This is where it ends.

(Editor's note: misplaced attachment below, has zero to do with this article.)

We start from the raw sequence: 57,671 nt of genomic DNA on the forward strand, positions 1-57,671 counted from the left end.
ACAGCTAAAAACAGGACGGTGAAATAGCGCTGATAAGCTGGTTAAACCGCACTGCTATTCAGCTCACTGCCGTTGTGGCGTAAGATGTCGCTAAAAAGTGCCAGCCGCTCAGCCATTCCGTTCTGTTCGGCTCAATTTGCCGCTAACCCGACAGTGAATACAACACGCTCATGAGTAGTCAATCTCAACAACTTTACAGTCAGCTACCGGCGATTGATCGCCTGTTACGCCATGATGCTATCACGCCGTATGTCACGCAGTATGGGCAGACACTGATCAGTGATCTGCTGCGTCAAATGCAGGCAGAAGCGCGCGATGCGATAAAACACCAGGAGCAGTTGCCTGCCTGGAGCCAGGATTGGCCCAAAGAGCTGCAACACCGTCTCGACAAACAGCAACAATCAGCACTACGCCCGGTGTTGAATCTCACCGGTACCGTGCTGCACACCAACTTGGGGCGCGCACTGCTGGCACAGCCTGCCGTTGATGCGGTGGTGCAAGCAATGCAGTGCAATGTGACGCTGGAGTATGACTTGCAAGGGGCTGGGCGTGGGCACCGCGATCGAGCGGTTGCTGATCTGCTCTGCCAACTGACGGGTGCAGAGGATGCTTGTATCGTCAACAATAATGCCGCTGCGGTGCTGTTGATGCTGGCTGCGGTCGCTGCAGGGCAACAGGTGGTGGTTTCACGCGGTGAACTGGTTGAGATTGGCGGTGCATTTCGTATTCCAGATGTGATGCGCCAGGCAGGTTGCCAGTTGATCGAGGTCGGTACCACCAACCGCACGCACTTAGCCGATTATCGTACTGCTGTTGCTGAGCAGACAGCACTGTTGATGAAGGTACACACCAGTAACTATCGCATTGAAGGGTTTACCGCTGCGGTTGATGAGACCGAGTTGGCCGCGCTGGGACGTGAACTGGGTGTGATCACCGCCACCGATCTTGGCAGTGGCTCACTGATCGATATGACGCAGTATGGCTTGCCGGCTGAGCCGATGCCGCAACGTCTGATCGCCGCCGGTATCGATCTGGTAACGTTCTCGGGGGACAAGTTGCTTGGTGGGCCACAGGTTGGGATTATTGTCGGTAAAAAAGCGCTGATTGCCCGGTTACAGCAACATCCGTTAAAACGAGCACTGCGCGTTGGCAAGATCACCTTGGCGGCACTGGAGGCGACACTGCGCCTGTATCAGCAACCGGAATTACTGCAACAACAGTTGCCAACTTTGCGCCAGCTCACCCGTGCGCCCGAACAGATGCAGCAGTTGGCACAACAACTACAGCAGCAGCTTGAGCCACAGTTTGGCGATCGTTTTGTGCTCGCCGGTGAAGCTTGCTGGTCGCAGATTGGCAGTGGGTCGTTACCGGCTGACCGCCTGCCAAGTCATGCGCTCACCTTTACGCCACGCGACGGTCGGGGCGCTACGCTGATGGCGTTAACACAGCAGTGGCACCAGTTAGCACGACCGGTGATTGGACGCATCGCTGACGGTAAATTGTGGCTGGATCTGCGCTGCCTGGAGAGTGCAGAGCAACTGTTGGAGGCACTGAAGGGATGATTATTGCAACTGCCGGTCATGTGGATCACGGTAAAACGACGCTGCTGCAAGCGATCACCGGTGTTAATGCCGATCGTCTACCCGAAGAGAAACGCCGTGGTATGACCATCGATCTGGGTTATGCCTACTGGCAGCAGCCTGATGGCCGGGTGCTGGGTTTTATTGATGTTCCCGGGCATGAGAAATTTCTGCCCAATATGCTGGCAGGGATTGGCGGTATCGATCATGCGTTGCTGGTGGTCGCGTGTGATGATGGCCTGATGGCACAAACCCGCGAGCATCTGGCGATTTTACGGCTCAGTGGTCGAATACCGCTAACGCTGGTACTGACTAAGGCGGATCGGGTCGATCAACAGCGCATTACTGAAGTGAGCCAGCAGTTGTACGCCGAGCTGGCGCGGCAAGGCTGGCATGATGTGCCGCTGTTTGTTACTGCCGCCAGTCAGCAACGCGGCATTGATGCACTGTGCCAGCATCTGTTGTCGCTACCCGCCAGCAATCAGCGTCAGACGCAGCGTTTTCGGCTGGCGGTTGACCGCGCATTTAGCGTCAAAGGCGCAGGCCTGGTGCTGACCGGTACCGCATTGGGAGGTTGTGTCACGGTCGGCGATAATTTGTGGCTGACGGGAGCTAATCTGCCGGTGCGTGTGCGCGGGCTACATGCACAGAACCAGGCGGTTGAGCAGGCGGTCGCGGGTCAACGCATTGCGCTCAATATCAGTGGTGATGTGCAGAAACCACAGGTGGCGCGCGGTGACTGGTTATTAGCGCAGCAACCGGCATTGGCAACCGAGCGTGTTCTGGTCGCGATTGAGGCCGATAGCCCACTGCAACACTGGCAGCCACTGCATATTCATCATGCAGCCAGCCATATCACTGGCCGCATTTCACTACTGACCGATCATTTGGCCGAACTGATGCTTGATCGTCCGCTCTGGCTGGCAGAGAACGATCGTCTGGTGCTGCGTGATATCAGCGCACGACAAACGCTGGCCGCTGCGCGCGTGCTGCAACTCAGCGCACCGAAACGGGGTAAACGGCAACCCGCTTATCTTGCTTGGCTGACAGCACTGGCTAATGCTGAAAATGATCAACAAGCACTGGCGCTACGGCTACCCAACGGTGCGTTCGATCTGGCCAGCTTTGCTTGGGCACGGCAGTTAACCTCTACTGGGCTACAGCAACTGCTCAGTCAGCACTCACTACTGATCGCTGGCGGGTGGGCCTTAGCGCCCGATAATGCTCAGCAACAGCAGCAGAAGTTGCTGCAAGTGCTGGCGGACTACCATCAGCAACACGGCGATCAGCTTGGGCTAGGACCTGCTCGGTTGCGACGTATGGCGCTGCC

The syncopated drum beat that opens ‘Ugly Truth’, the first track on Soundgarden’s 1989 album Louder Than Love, immediately places it squarely within the frame of Classic Rock. In fact, it echoes the start of ‘When The Levee Breaks’, the final track on Led Zeppelin’s masterpiece fourth album. But seconds after that opening beat hits, we know we’re into new territory, as distorted guitars explode with a sound more like My Bloody Valentine than Deep Purple. Soundgarden go on to show their debt to the likes of Zeppelin and Black Sabbath throughout the album with monster riffs, screeching vocals and booming drums. However, as much as Louder Than Love is rooted in the rock monsters of the preceding 20 years, it’s far from a tired re-hash of tried as tested formulae. Instead it seems almost like the final incarnation of Classic Rock as a living genre before being swamped by its own hybrid offspring – led by Nirvana, Nine Inch Nails, and Soundgarden themselves – in the 1990s. By taking a foundation of riffs and beats straight from the early 70s and adding the very modern guitar sounds of contemporary bands such as Mudhoney and Dinosaur Jr, Louder Than Love is almost like an inflection point in musical styles. We can do Classic Rock, the band seem to be saying. Now let’s use it to start something new. (more…)